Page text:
- Even More Antiquated Transaction Systems – It turns out that for some reason they could not process the new credit card charge in one transaction. Instead, I had to enter my credit card details once for my new ticket and one for Lori’s new ticket. Each time, the service rep switched me to an over-the-phone system to tediously enter (and confirm) my credit card details. If that wasn’t bad enough, I had purchased extra-leg room seat and those purchases all needed to be paid for individually. That’s 2 legs (Istanbul flight change), 2 directions (going and returning) for 2 people. I had to go through the torturous phone credit card entry EIGHT times (hence the 4 hours on the phone).
It is a shame that the process of buying a ticket on Turkish Airlines is so painful, because the process of actually travelling with them is really quite a treat. Speaking of treats, the food served is actually quite tasty. Nothing Cordon Bleu, but I found everything from the Mediterranean salad to the mousse dessert to be very palatable (I usually find something in an airline’s food service that I just can’t stomach).
But it is the transfer in Istanbul that really distinguishes Turkish Airlines. With the rise of Asia, the Middle East is indeed in the middle of everything. The junction of these two continents (not to mention emerging Africa to the south). Hence, the race by Emirates (Dubai), Qatar Airlines (Doha) and Turkish Airlines (Istanbul) to establish themselves as the hub of the eastern hemisphere. Despite, the former two airlines extravagant airports and extensive service, Turkish Airlines is now really winning this race by clear blue water.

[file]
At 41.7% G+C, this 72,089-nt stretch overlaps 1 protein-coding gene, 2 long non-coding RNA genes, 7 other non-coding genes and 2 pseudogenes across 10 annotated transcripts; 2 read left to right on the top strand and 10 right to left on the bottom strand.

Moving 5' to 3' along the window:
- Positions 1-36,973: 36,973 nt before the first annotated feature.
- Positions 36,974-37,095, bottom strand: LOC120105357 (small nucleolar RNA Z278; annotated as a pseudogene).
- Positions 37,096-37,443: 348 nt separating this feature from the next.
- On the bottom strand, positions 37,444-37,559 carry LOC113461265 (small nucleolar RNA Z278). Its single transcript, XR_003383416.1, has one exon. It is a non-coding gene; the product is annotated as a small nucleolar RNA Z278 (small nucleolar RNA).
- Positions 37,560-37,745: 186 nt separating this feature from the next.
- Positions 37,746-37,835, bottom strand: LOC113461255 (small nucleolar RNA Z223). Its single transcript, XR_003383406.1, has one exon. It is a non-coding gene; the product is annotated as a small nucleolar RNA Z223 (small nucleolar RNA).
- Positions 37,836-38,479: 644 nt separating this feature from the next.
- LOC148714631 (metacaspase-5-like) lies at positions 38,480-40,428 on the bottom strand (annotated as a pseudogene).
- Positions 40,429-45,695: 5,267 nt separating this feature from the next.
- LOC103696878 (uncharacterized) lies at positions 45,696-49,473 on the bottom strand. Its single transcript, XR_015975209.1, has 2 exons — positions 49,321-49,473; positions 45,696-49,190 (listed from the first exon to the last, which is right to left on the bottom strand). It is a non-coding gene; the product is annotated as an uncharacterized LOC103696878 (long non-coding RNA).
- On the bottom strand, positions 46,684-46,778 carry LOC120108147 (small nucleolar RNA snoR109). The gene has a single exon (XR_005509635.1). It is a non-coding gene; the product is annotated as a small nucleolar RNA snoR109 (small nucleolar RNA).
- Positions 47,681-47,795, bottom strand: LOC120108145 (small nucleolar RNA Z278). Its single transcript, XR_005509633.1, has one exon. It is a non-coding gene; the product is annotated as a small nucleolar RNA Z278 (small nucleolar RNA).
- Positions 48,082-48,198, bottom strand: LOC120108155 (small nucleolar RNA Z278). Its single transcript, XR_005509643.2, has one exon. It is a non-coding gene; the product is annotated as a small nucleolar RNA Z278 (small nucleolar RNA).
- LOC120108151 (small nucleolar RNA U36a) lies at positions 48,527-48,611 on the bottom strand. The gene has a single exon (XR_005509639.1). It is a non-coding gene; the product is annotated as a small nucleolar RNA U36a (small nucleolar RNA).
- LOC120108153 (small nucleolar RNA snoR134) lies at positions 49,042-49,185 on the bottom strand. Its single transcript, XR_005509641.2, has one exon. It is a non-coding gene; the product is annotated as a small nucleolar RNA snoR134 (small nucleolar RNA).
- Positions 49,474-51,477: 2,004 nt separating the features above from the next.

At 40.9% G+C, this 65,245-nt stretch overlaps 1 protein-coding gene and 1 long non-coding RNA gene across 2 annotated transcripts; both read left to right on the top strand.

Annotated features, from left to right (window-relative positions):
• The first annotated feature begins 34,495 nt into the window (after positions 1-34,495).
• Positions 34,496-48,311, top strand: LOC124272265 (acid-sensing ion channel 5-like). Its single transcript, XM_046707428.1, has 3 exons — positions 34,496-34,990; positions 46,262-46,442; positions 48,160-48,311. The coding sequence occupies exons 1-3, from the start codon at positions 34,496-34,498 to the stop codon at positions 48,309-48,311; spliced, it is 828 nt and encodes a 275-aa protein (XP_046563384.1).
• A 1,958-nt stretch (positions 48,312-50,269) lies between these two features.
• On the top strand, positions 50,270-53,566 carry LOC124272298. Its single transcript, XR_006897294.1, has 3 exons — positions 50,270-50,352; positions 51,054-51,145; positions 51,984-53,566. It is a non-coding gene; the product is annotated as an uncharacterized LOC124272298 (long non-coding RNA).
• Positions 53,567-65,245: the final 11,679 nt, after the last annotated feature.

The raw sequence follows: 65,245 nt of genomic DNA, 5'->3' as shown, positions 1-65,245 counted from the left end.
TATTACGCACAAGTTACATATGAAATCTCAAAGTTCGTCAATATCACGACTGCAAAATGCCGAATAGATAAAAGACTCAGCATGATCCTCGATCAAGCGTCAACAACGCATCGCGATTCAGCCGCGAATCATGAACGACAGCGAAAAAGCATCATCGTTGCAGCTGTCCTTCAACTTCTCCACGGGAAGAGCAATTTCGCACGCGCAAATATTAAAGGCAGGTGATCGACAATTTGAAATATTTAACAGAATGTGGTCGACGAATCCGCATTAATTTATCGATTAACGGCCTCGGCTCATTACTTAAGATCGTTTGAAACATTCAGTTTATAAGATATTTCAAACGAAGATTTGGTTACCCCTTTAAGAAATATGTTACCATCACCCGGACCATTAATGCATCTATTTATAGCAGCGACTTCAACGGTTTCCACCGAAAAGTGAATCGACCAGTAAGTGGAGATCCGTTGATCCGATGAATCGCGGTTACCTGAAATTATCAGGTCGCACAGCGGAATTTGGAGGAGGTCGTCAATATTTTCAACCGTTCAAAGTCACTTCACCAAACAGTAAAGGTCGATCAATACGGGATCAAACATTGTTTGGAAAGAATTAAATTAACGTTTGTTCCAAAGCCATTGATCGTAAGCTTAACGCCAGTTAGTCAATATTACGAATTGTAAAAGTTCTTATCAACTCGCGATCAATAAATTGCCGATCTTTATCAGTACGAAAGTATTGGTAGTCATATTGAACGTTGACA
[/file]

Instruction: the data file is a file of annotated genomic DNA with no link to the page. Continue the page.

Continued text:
Turkish has long been able to exceed all other in service options. This means that you have the most choice of flights to suit your schedule and the shortest lay-over times (I can always find Turkish Airlines flights with a total travel time of about 13 hours, while the shortest I can find with the competition is about 15). It has flights leaving every couple of minutes in and out of Istanbul 24 HOURS A DAY.
In most other airports, things are shuttered up late at night and the floor polishers are out by the janitorial staff. When we did our transfer at 2:00 am, Istanbul airport was like Grand Central Station buzzing with passengers filling its cavernous terminal packed with more extensive stores than Westfield shopping centre. Istanbul has always had a busy terminal, the epitome of late-night shopping and round the clock bustle. But recently it just opened it state-of-the-art monstrosity Istanbul Airport which took their hub game to a whole new level. More space, more amenities, more stores, more restaurants, more inviting architecture and décor (see photo below).
Ever since BA stopped its non-stop service to the Maldives in the summer months, we have been using Turkish Airlines more or less satisfactorily (we especially appreciate its in-flight entertainment system which shows a live video of the plane landing), but after the ticketing fiasco this year and the plans for BA to resume direct service next year, I suspect that our Constantinople stop-over will come to an end.
The best part of our journey was being greeted at Arrivals by Maldives’ own digital ambassador, Bunyamin Ahmed (see photo below). Maldives and Bunyamin…#WeMeetAgain!
Post Script – And the Turkish Airlines technical/Internet problems continue. I just got my phone bill and it had a £27 roaming charge for when I was on the flight to Istanbul. Turkish has introduced in-flight Internet. That can be a very handy service, but I had no need for it. But when I found the data roaming charge, the O2 representative explained that the airplane’s service can upload and download data from the user’s phone even without the user’s authorisation or even knowledge. This data will be charged to the user at a premium data (my roaming bolt-on did not apply). The O2 website has no information about this possibility. The customer service rep says you need to turn data roaming off every time you get in an airplane or you might get hit with it. Good grief.